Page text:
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Help with compile error(C++)

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I am trying to get the following to work( for practice ). Kinda psuedocode-ish
[code]
<template T>
class Foo{
//...
template<typename Func1>
void apply(const Func1&){
for each element in current Foo
Func1(*current)
}
void addFoo(const T& val){ ... } //add Node with value val.
Foo(const Foo<T>& f){
_fooSize = f._fooSize;
f.apply( std::mem_fun( &(Foo<T>::addObject)); //Problem arises or starts here I guess.
};
[/code]

I wanted to use the apply algorithm in f.apply to call the current addObject with all values in f. This is the compile error:
[code]
error: no match for call to '(const std::mem_fun1_ref_t<void, List<int>, const int&>) (int&)'
note: candidates are: _Ret std::mem_fun1_ref_t<_Ret, _Tp, _Arg>::operator()(_Tp&, _Arg) const [with _Ret = void, _Tp = List<int>, _Arg = const int&]
[/code]

I'm not quite sure how to solve this. Any help would be appreciated.

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I'm not quite sure I understand what you're trying to do, but it looks like you might be forgetting to give the function a this pointer.
It would be helpful if I could compile your code myself, but without all the code that's not an option.

Here's some code which shows how you can use std::mem_fun, maybe it will help you solve your problem.

[code]
template <typename T>
class Foo
{
public:
void foo(T i)
{
//Make sure printf won't break in case T isn't an int.
static_assert(std::is_integral<T>::value, "T must be an integer");

printf("foo(%u)\n", i);
}

template <typename Func>
void runMemberFunction(Func func, T i)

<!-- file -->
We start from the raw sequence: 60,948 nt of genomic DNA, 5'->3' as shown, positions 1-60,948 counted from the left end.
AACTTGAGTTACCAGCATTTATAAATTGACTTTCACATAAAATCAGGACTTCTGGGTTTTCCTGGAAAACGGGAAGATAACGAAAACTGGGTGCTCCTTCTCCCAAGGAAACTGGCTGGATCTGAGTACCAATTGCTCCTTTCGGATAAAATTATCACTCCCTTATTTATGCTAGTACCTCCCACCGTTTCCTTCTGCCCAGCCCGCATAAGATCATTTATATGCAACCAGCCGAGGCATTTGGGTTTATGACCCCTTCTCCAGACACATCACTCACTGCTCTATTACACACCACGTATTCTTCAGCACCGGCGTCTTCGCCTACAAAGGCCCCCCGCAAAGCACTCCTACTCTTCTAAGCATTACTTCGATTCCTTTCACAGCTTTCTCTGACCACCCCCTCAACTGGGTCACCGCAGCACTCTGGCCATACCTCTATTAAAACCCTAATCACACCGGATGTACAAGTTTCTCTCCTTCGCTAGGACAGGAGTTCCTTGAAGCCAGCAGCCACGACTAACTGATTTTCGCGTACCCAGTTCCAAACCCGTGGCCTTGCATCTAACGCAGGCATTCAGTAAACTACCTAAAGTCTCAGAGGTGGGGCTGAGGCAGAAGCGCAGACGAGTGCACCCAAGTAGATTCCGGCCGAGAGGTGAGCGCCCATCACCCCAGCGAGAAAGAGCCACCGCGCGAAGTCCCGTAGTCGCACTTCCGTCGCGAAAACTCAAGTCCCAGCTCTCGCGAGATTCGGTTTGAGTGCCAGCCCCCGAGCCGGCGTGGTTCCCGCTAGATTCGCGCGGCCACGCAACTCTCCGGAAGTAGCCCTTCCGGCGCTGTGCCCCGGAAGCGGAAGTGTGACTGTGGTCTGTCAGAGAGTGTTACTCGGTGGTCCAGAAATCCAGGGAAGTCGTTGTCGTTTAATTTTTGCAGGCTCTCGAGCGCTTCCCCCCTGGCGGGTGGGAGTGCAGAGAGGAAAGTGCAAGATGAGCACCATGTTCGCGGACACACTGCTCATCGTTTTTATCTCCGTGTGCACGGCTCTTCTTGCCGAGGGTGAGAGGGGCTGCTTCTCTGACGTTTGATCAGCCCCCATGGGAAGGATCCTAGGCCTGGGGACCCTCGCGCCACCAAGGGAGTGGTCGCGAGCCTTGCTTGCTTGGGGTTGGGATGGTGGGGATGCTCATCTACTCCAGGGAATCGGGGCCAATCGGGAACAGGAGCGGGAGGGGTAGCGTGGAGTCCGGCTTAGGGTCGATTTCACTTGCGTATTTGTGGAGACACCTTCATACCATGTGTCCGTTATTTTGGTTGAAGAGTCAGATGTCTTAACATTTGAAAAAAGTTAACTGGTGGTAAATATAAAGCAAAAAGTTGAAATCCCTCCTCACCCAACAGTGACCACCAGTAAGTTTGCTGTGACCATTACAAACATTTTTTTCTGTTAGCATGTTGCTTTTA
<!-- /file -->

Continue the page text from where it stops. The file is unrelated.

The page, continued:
{
//Run function with the this pointer as the first argument.
func(this, i);
}
};

int main(int, const char**)
{
Foo<int> myFoo;
auto fooFunc = std::mem_fun(&Foo<int>::foo);
myFoo.runMemberFunction(fooFunc, 42);

//Run the function with myFoo as the first argument (simulating the this pointer).
fooFunc(&myFoo, 42);

return 0;
}
[/code]

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example:
[code]
#include <functional>
#include <iostream>
using namespace std;

template<typename T>
class Foo{
private:
struct FooNode{
T val;
FooNode *prev, *next;
FooNode(const T& val = T(), FooNode *p = 0, FooNode *n =0): val(val),prev(p),next(n){};
};
private:
FooNode *_head, *_tail;
public:
Foo(): _head(0),_tail(0){}

//Copy-CTOR
//I want to call the pushBack function, hence creating new object from the given obj's elements
Foo(const Foo<T>& obj){
obj.apply(mem_fun(&Foo<T>::pushBack));
}
void pushBack(const T& val){
if (_head == 0) {
_tail = _head = new FooNode(val);
}else{
FooNode* tmp = _tail;
tmp->next = new FooNode(val,_tail,0);
_tail = tmp;
}
}

template<typename Func1>
void apply(const Func1& op)const{
for (FooNode *curr = _head; curr; curr = curr->next) {
op(curr->val);
}
}
};

template<typename T> void print(const T& arg){ cout << arg << " "; }

int main(){
Foo<int> obj;
obj.pushBack(4);
obj.pushBack(3);
obj.apply(print<int>);

Foo<int> job(obj);

//LET OS DELETE MEMORY, don't want to write it now, note I can't use additional dependencies
return 0;
}
[/code]

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You need to bind the member function to an object instance. One method:
[code]
Foo(const Foo<T>& obj){
obj.apply(std::bind(std::mem_fn(&Foo<T>::pushBack), this, std::placeholders::_1));
}
[/code]

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[quote name='SiCrane' timestamp='1318783249' post='4873148']
You need to bind the member function to an object instance. One method:
[code]
Foo(const Foo<T>& obj){
obj.apply(std::bind(std::mem_fn(&Foo<T>::pushBack), this, std::placeholders::_1));
}
[/code]
[/quote]

is there anyway I can do this without using the new features?

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You could use boost or create your own function object that acts as a closure for the bound member function. Unfortunately, the C++03 standard library feature that would theoretically help with this, std::bind1st, doesn't play nicely with member functions that have reference parameters like your pushBack() member function. If you really do want to use that then you can alter your pushBack() member function to accept its argument by value and use:
[code]
obj.apply(bind1st(mem_fun(&Foo<T>::pushBack), this));
[/code]
Also, you might want to initialize the pointers to null before you call the apply() member function.

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